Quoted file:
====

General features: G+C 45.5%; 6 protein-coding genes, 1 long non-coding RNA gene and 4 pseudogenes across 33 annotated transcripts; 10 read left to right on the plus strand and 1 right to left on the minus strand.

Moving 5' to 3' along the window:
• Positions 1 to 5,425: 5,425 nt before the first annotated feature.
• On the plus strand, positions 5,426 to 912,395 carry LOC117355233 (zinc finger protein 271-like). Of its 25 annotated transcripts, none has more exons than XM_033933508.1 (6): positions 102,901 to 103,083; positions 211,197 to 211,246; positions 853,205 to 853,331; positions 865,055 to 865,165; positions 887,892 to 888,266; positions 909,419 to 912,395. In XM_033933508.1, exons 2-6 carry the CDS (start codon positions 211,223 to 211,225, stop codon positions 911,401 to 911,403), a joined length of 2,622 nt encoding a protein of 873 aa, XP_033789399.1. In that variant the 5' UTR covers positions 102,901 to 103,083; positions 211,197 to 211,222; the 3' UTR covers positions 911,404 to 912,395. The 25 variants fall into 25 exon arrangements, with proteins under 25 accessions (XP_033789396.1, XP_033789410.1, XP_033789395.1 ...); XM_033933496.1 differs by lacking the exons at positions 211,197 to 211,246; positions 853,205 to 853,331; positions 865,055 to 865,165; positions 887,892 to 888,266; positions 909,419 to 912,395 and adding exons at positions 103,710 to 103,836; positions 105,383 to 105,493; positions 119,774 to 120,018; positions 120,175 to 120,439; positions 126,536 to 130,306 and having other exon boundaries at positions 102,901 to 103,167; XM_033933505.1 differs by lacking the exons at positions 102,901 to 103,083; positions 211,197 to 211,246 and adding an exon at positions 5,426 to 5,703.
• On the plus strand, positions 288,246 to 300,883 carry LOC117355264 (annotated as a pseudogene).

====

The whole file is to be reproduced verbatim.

General features: G+C 45.5%; 6 protein-coding genes, 1 long non-coding RNA gene and 4 pseudogenes across 33 annotated transcripts; 10 read left to right on the plus strand and 1 right to left on the minus strand.

Moving 5' to 3' along the window:
• Positions 1 to 5,425: 5,425 nt before the first annotated feature.
• On the plus strand, positions 5,426 to 912,395 carry LOC117355233 (zinc finger protein 271-like). Of its 25 annotated transcripts, none has more exons than XM_033933508.1 (6): positions 102,901 to 103,083; positions 211,197 to 211,246; positions 853,205 to 853,331; positions 865,055 to 865,165; positions 887,892 to 888,266; positions 909,419 to 912,395. In XM_033933508.1, exons 2-6 carry the CDS (start codon positions 211,223 to 211,225, stop codon positions 911,401 to 911,403), a joined length of 2,622 nt encoding a protein of 873 aa, XP_033789399.1. In that variant the 5' UTR covers positions 102,901 to 103,083; positions 211,197 to 211,222; the 3' UTR covers positions 911,404 to 912,395. The 25 variants fall into 25 exon arrangements, with proteins under 25 accessions (XP_033789396.1, XP_033789410.1, XP_033789395.1 ...); XM_033933496.1 differs by lacking the exons at positions 211,197 to 211,246; positions 853,205 to 853,331; positions 865,055 to 865,165; positions 887,892 to 888,266; positions 909,419 to 912,395 and adding exons at positions 103,710 to 103,836; positions 105,383 to 105,493; positions 119,774 to 120,018; positions 120,175 to 120,439; positions 126,536 to 130,306 and having other exon boundaries at positions 102,901 to 103,167; XM_033933505.1 differs by lacking the exons at positions 102,901 to 103,083; positions 211,197 to 211,246 and adding an exon at positions 5,426 to 5,703.
• On the plus strand, positions 288,246 to 300,883 carry LOC117355264 (annotated as a pseudogene).